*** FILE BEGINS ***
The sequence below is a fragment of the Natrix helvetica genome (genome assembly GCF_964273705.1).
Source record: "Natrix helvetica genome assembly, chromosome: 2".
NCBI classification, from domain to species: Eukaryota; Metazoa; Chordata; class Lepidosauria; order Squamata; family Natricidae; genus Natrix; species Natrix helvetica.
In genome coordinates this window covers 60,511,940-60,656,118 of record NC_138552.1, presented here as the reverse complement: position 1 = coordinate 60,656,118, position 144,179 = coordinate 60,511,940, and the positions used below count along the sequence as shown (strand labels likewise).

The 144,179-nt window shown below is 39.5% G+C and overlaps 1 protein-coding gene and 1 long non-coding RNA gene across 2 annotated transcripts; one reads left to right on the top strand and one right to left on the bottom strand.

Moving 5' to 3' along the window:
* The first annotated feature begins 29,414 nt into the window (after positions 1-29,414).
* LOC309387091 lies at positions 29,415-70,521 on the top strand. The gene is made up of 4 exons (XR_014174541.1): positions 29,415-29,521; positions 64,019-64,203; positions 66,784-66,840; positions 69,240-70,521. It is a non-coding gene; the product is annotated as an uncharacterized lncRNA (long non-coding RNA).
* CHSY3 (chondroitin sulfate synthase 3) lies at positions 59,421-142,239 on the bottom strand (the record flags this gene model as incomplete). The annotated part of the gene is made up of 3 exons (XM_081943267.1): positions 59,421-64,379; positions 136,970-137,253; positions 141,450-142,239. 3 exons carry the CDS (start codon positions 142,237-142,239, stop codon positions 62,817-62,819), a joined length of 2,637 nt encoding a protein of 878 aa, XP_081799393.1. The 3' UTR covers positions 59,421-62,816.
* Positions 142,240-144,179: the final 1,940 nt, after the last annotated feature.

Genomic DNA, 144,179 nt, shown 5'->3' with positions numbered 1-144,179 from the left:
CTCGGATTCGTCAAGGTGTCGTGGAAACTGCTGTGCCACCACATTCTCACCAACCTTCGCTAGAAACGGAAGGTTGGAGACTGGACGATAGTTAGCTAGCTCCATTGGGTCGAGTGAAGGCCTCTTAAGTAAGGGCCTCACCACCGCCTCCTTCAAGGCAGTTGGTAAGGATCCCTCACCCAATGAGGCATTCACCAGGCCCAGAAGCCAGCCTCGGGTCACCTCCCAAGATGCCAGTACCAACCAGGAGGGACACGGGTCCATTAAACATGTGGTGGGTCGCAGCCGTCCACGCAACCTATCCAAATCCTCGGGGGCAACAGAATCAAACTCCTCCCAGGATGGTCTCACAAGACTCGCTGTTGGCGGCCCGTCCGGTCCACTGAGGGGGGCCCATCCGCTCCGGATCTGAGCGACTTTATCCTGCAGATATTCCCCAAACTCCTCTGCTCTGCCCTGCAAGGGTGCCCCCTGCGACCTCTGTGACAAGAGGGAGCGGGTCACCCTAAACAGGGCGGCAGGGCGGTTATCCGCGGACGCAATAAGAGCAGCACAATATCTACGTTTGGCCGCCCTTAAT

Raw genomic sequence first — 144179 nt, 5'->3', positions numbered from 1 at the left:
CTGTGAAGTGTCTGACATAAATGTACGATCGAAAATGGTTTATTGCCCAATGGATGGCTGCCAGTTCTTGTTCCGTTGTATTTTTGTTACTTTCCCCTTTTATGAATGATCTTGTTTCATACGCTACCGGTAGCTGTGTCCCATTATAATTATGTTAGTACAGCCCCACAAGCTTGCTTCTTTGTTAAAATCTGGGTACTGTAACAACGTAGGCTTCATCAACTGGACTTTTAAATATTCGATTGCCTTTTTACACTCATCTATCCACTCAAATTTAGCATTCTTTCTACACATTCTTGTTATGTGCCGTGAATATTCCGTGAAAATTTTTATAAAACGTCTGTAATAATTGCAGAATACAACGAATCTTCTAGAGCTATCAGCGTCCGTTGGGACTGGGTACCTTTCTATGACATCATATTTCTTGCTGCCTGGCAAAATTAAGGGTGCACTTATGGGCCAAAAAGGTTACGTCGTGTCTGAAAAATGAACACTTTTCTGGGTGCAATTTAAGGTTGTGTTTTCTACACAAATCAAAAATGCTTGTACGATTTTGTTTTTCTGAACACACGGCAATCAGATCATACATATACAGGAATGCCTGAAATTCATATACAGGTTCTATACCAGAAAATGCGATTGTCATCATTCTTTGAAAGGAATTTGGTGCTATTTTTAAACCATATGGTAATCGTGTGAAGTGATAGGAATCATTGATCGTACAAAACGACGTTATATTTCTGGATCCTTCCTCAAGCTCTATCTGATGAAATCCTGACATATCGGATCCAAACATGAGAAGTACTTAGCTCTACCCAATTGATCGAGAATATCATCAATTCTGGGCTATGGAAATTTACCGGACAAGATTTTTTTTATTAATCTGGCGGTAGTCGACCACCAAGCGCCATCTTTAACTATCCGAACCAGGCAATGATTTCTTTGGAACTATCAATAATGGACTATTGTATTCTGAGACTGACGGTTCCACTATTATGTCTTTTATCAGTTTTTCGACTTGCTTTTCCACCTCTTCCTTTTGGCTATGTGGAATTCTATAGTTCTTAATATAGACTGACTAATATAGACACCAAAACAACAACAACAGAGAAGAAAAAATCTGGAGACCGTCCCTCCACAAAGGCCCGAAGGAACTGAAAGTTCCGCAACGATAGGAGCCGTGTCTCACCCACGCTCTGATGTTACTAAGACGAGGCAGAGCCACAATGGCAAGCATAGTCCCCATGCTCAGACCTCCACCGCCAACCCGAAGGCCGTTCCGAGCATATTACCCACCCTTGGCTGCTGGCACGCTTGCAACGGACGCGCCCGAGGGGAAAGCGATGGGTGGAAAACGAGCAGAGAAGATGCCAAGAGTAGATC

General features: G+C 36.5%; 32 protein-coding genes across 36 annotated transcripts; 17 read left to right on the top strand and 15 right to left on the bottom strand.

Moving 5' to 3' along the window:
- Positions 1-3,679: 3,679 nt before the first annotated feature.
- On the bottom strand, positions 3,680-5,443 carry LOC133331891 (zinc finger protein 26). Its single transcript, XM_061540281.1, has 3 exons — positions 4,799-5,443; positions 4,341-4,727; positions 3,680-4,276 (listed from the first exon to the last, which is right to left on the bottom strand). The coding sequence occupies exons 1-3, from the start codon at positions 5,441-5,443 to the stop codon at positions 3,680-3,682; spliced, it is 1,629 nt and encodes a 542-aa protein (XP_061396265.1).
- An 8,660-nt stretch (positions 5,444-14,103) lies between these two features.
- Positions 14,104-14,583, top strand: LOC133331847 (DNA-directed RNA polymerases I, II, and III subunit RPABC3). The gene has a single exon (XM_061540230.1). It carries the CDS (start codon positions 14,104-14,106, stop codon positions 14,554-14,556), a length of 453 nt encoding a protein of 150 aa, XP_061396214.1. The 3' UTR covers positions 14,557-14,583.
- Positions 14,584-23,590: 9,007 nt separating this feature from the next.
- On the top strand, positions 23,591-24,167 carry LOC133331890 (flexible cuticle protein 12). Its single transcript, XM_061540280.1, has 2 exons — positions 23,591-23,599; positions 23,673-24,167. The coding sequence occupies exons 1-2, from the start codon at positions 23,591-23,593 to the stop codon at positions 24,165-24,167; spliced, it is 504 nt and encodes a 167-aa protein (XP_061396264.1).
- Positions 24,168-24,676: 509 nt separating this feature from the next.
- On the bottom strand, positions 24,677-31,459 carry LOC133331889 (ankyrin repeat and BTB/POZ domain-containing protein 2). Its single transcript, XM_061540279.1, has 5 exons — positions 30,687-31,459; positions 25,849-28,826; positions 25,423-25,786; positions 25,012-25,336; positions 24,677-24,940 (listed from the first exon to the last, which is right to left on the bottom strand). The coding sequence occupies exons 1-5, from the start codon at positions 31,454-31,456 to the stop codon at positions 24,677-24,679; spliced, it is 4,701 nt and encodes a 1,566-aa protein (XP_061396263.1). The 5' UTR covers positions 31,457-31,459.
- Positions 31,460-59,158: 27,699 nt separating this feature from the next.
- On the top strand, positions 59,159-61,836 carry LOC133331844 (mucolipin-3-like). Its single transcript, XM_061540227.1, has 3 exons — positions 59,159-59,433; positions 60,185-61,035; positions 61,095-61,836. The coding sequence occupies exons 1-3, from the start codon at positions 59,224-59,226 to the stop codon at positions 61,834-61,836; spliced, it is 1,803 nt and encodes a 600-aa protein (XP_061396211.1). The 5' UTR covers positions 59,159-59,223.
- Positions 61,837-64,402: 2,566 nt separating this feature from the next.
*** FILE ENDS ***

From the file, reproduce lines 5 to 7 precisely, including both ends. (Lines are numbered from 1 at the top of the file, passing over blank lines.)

The 144,179-nt window shown below is 39.5% G+C and overlaps 1 protein-coding gene and 1 long non-coding RNA gene across 2 annotated transcripts; one reads left to right on the top strand and one right to left on the bottom strand.

Moving 5' to 3' along the window:
* The first annotated feature begins 29,414 nt into the window (after positions 1-29,414).